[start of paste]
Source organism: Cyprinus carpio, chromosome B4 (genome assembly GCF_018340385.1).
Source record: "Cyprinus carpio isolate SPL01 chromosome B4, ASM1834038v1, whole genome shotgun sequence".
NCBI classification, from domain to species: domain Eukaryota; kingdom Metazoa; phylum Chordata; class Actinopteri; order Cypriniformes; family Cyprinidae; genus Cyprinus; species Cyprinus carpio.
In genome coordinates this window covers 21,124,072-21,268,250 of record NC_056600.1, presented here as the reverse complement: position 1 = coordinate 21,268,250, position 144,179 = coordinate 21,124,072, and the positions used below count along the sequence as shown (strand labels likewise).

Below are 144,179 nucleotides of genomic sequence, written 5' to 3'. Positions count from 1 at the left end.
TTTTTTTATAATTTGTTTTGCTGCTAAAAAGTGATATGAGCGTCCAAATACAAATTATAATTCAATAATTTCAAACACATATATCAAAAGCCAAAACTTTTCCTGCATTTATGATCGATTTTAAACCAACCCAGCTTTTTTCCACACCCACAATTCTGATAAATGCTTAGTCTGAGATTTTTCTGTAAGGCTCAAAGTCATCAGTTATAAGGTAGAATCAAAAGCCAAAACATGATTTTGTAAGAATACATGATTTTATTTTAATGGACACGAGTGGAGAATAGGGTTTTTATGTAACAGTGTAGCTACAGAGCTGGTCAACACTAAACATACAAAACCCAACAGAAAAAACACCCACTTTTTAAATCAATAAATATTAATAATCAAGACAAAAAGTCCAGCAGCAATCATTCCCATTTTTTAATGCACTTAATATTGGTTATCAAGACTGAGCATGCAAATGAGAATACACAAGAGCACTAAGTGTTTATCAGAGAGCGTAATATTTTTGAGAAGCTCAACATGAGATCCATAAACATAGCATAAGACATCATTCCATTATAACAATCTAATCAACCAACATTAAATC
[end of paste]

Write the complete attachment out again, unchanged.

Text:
Source organism: Cyprinus carpio, chromosome B4 (genome assembly GCF_018340385.1).
Source record: "Cyprinus carpio isolate SPL01 chromosome B4, ASM1834038v1, whole genome shotgun sequence".
NCBI classification, from domain to species: domain Eukaryota; kingdom Metazoa; phylum Chordata; class Actinopteri; order Cypriniformes; family Cyprinidae; genus Cyprinus; species Cyprinus carpio.
In genome coordinates this window covers 21,124,072-21,268,250 of record NC_056600.1, presented here as the reverse complement: position 1 = coordinate 21,268,250, position 144,179 = coordinate 21,124,072, and the positions used below count along the sequence as shown (strand labels likewise).

Below are 144,179 nucleotides of genomic sequence, written 5' to 3'. Positions count from 1 at the left end.
TTTTTTTATAATTTGTTTTGCTGCTAAAAAGTGATATGAGCGTCCAAATACAAATTATAATTCAATAATTTCAAACACATATATCAAAAGCCAAAACTTTTCCTGCATTTATGATCGATTTTAAACCAACCCAGCTTTTTTCCACACCCACAATTCTGATAAATGCTTAGTCTGAGATTTTTCTGTAAGGCTCAAAGTCATCAGTTATAAGGTAGAATCAAAAGCCAAAACATGATTTTGTAAGAATACATGATTTTATTTTAATGGACACGAGTGGAGAATAGGGTTTTTATGTAACAGTGTAGCTACAGAGCTGGTCAACACTAAACATACAAAACCCAACAGAAAAAACACCCACTTTTTAAATCAATAAATATTAATAATCAAGACAAAAAGTCCAGCAGCAATCATTCCCATTTTTTAATGCACTTAATATTGGTTATCAAGACTGAGCATGCAAATGAGAATACACAAGAGCACTAAGTGTTTATCAGAGAGCGTAATATTTTTGAGAAGCTCAACATGAGATCCATAAACATAGCATAAGACATCATTCCATTATAACAATCTAATCAACCAACATTAAATC